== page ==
South Korea’s UNIST has developed a new type of EV aluminum-air flow battery that offers higher energy density and longer cycle life.
The novel electric vehicle (EV) battery technology – apart from being cost-effective and safer – is more energy-efficient than gasoline-powered engines.
UNIST contends that drivers could simply replace their battery packs instead of charging them.
The breakthrough was led by Professor Jaephil Cho and his research team in the School of Energy and Chemical Engineering at UNIST.
Aluminum-air batteries are primary cells, implying they cannot be recharged via conventional means. When applied to EVs, it will produce electricity by simply replacing the aluminum plate and electrolyte.
Considering the actual energy density of gasoline and aluminum of the same weight, aluminum is superior.
“Gasoline has an energy density of 1,700 Wh/kg, while an aluminum-air flow battery exhibits a much higher energy densities of 2,500 Wh/kg with its replaceable electrolyte and aluminum,” says Professor Cho. “This means, with 1 kg of aluminum, we can build a battery that enables an electric car to run up to 700 km.”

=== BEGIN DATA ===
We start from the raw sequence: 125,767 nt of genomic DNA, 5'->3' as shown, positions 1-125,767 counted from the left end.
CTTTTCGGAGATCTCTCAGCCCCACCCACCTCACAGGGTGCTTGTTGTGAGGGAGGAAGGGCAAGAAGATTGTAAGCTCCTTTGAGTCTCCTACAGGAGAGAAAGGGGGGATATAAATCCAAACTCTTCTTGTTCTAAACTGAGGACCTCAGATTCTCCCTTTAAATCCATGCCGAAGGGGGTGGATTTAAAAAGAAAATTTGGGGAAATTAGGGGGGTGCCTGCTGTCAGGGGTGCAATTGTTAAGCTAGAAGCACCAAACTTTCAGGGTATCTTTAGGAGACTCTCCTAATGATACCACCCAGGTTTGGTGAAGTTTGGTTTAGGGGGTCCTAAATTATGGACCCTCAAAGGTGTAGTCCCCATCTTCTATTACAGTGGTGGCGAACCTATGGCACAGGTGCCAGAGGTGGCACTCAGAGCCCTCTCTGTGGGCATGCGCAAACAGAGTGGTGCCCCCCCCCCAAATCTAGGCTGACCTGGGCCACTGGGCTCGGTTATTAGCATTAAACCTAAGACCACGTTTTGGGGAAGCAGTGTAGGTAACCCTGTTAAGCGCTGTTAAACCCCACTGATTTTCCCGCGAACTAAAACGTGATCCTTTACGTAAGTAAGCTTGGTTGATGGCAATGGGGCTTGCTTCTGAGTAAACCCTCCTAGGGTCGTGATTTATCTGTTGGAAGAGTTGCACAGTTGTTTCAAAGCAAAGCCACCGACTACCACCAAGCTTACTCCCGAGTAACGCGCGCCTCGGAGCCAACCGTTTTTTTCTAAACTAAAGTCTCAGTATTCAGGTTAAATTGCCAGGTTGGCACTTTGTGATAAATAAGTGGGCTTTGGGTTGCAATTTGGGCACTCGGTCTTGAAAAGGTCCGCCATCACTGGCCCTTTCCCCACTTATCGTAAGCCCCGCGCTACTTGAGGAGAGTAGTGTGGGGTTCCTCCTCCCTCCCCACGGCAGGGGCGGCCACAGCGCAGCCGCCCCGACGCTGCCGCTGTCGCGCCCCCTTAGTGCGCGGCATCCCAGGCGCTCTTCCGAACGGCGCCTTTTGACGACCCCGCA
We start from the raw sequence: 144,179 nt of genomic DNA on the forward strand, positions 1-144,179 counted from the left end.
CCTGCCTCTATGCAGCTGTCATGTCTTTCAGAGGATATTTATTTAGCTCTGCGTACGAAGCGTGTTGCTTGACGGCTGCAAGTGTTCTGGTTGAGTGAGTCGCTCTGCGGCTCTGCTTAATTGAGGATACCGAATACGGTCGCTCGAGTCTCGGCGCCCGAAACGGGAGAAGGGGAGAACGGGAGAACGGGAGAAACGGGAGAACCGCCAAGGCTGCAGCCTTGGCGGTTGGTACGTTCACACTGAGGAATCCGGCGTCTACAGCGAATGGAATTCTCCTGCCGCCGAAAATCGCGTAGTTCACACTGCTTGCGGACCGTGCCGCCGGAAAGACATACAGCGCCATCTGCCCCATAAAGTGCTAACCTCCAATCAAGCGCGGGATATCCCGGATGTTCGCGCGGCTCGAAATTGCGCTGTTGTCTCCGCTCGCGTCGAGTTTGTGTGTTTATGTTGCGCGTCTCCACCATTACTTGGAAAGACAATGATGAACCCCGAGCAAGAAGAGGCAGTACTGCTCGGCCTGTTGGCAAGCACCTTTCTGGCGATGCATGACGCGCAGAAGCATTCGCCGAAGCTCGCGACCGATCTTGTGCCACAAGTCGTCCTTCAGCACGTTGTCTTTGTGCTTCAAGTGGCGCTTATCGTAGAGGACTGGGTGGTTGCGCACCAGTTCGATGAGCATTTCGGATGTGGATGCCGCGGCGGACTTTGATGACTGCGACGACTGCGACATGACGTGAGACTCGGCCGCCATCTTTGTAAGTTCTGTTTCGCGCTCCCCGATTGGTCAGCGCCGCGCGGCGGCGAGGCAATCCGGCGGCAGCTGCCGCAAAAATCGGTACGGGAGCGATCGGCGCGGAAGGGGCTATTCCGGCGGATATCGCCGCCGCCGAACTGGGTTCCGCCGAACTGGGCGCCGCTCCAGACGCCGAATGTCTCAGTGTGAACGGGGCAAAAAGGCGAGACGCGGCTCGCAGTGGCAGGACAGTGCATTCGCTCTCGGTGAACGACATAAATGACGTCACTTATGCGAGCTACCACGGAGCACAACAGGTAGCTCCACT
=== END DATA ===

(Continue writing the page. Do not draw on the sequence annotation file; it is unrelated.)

The new battery works much like metal-air batteries, as it produces electricity from the reaction of oxygen in the air with aluminium.
Metal-air batteries have attracted much attention as the next-generation battery due to their energy density, which is higher than that of Lithium Ion Batteries (LIBs).
Moreover batteries that use a lightweight metal like aluminum are lighter, cheaper, and have a greater capacity than a traditional LIB.
In the study, the research team has prepared a silver nanoparticle seed-mediated silver manganate nanoplate architecture for the oxygen reduction reaction (ORR).
They discovered that the silver atom can migrate into the available crystal lattice and rearrange manganese oxide structure, thus creating abundant surface dislocations.
Thanks to improved longevity and energy density, the team anticipates that their aluminum-air flow battery system could potentially help bring more EVs on the road with greater range and substantially less weight with zero risk of explosion.
Image and content: UNIST